When Fred Reif began researching music history for a book, he found a number of influential musicians have ties to Bay County and the Great Lakes Bay Region.
Reif was inspired to dig into the history of music by his own experiences as a band manager and blue musician in the area. Reif’s love of blues music comes from playing in, managing, and interviewing local bands in the 1960s and 1970s. In 1991, he left the area to take a job at the University of Michigan. When he returned to his hometown in September, he brought his passion for American blues music with him.
Reif has published two books already and he’s working on a third now.
“My next book that I’m working on is kind of Volume Two of my first book which is about mid-Michigan musicians,” Reif says. “It’s going to start in the late ‘40s and go up until around 1970 or so. As I’m trying to wrap up my research, a lot of the information that I want right now on the early rock and roll bands are from Bay City.”
Reif was inspired when he started researching outside his own musical interests to learn about other artists who got their start in the area.
“Little Jimmy Dickens, he first came to Saginaw back in 1947,” Reif says.
“He was discovered here by Roy Acuff who took him down to Nashville and, of course, the rest is history. So I want to make sure I have his Saginaw story in there. When he was at WKNX Radio, he played all over Saginaw and Bay City.”
Fred Reif has written two books about the history of music in the Great Lakes Bay Region.
Reif says this is an important part of local musical history that wasn’t covered in his first book. He wants to branch out from his typical blues focus to highlight other styles such as country and R&B in his new book.
Reif started out as a washboard musician and owner of Black Kettle Records in the 1970s.
“I was in the Davidson Building across the street from the State Theater,” Reif says. “I used to have a recording studio in the basement as well.”
He has a lot in common with the musicians he interviews and writes about because of his own musical roots in the area.
“I’ve been finding out a lot of the different musicians from the early rock and roll days were out of Bay City,” Reif says. “I don’t find it that surprising. I’m also a musician and back when I lived in Saginaw, we always played a lot. Then as I look back on it, most of our gigs were in Bay City.”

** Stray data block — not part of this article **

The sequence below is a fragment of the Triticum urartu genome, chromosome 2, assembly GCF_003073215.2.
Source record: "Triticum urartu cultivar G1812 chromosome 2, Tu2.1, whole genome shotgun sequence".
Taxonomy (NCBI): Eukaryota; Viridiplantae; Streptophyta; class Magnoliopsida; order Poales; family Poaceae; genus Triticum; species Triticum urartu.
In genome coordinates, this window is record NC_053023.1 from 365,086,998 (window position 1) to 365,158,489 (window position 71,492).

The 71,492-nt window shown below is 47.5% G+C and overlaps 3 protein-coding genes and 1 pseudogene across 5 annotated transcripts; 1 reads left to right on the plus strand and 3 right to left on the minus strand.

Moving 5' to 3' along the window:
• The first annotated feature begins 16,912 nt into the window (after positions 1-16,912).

He performed at the places where a lot of local bands get their start.
“The Holiday Inn [now the Comfort Inn], we used to play there five nights a week back in 1969, 70, and 71,” says Reif. “We used to play there and at a pizza place on Euclid.”
His interest in interviewing and learning about these local musicians started long before he became an author.
“My first book on Mid-Michigan, mostly Saginaw stuff, started back when I was working in Downtown Saginaw at the Record Hut,” Reif says. “Local musicians used to come in there with really interesting stories from the 30s and 40s. I started interviewing these guys and collecting information and photographs.”
Fred Reif has written two books about the history of music in the Great Lakes Bay Region and is working on a third.
These collections didn’t start to come together in a cohesive project until he moved to Ann Arbor and could look at them with an outsider’s perspective.
Reif eventually transitioned from playing with the bands and collecting information and photographs to writing about them.
“I used to write articles for a number of different blues magazines over in Europe,” Reif says. “That’s how I originally got in. There was an article in Blues Unlimited about Lightenin’ Slim of Louisiana. He was the swamp king of that type of blues music. [Blues Unlimited said] he was living in Michigan now and someone should try to find him. Well, I did.”
From there, Reif kept finding new artists, getting them to play again, and writing articles about them for magazines in Europe. “So those articles I’ve always saved and they ended up becoming parts of the chapter,” Reif says.
Reif considers his books an important part of the history of the area.
“All this stuff should be preserved,” he says. “I think it’s important history. There were a lot of bands in Bay City, Saginaw, Essexville, that made records and now those records have become very collectible.”
Reif emphasizes that a lot of American music has influences from local bands. Styles in R&B, country, and rock and roll were borrowed from the area and credit was never given to the local bands who pushed those boundaries.
“A lot of the [musicians] were on the edge of maybe making it maybe not. Those are the bands I want to write about.”
More information about Reif’s books is available on his website.